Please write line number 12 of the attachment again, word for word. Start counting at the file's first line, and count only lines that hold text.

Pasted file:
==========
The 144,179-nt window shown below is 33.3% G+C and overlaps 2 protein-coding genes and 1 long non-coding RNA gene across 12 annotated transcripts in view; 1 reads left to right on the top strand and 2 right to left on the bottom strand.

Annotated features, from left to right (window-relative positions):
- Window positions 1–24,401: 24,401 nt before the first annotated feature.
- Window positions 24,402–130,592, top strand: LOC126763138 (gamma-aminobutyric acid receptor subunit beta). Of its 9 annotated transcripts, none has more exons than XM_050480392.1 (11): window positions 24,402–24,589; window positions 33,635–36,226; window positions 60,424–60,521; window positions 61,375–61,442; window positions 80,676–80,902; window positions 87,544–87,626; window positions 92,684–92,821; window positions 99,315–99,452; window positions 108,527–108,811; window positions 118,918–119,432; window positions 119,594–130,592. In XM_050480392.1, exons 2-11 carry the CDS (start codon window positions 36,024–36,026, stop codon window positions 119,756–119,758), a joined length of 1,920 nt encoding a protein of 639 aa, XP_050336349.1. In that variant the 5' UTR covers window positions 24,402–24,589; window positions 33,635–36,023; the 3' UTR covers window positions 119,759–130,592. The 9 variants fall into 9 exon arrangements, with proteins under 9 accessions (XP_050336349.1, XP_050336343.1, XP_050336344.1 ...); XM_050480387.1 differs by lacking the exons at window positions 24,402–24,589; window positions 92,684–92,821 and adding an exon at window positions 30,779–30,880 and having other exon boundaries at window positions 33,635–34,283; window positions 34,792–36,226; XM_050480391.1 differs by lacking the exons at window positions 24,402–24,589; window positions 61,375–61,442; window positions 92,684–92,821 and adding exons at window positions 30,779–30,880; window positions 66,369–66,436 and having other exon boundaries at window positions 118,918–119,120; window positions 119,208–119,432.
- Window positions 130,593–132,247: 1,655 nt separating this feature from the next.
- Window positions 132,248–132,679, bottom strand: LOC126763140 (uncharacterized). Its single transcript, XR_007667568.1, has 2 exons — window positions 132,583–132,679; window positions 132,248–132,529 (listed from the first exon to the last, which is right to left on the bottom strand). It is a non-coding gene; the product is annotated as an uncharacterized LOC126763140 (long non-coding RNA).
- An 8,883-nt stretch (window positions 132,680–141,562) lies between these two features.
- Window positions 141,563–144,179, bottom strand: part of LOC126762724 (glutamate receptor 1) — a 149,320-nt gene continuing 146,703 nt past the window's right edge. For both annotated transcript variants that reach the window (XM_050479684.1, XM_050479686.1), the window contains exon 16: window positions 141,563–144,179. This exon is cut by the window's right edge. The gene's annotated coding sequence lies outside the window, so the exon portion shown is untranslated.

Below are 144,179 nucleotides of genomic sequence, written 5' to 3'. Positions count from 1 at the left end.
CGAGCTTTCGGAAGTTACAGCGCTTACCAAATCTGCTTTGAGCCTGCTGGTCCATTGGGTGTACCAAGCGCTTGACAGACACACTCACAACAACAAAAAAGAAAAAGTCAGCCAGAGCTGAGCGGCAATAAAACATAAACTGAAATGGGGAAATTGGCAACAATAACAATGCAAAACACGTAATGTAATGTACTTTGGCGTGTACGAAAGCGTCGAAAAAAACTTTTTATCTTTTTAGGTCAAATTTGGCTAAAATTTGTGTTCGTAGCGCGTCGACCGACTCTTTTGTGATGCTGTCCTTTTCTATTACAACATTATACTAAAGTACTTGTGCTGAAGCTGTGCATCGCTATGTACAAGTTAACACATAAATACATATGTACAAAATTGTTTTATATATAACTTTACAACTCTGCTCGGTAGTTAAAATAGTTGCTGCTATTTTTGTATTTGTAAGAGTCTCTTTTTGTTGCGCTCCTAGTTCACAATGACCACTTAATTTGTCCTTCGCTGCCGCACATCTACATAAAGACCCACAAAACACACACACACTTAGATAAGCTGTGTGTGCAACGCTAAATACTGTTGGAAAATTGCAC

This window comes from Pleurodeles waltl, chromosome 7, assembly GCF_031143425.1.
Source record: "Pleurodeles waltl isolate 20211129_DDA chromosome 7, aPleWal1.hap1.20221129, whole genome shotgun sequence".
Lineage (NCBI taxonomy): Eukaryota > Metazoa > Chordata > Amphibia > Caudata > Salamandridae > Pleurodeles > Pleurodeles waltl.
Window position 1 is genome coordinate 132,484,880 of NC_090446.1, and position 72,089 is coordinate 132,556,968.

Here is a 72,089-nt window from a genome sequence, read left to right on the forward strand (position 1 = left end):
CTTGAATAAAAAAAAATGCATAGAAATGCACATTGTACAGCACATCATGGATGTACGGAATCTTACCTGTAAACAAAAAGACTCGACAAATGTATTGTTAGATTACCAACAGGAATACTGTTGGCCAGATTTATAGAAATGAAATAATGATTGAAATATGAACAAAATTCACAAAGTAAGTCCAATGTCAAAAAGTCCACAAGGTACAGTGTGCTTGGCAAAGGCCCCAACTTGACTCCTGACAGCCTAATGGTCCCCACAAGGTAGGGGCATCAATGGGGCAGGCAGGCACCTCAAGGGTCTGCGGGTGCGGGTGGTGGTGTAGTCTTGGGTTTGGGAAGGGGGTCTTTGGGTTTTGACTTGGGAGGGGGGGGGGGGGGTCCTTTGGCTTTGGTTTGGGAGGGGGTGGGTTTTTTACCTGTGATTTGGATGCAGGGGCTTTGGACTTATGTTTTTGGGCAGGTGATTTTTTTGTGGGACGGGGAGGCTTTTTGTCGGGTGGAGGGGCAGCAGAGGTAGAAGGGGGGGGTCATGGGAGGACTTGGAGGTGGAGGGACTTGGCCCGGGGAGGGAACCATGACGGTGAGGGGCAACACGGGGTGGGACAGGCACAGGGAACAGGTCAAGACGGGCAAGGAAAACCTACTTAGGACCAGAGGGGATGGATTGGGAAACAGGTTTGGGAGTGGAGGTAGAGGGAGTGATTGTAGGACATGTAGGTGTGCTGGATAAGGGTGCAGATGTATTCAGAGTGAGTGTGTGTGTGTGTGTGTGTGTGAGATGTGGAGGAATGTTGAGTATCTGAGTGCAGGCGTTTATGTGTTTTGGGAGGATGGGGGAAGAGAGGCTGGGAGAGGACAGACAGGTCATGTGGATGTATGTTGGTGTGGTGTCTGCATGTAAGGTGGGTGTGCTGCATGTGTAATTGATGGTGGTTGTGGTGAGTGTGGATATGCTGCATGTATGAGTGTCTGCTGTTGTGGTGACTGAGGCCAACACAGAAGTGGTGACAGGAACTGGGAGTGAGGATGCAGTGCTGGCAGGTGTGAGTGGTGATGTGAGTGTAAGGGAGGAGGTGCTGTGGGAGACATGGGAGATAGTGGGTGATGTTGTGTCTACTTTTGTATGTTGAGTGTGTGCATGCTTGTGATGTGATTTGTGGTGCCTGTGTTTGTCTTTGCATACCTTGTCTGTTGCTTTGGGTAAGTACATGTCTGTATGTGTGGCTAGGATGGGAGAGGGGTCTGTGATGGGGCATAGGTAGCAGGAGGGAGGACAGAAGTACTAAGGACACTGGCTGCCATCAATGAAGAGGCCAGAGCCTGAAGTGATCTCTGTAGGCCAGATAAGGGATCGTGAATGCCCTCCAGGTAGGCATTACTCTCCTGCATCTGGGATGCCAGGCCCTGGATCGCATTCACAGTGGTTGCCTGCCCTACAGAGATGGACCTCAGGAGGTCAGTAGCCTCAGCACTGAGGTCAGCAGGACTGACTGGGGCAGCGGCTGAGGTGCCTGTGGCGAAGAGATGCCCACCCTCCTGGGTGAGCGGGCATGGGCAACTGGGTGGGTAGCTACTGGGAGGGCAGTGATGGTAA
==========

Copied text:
Source record: "Pleurodeles waltl isolate 20211129_DDA chromosome 7, aPleWal1.hap1.20221129, whole genome shotgun sequence".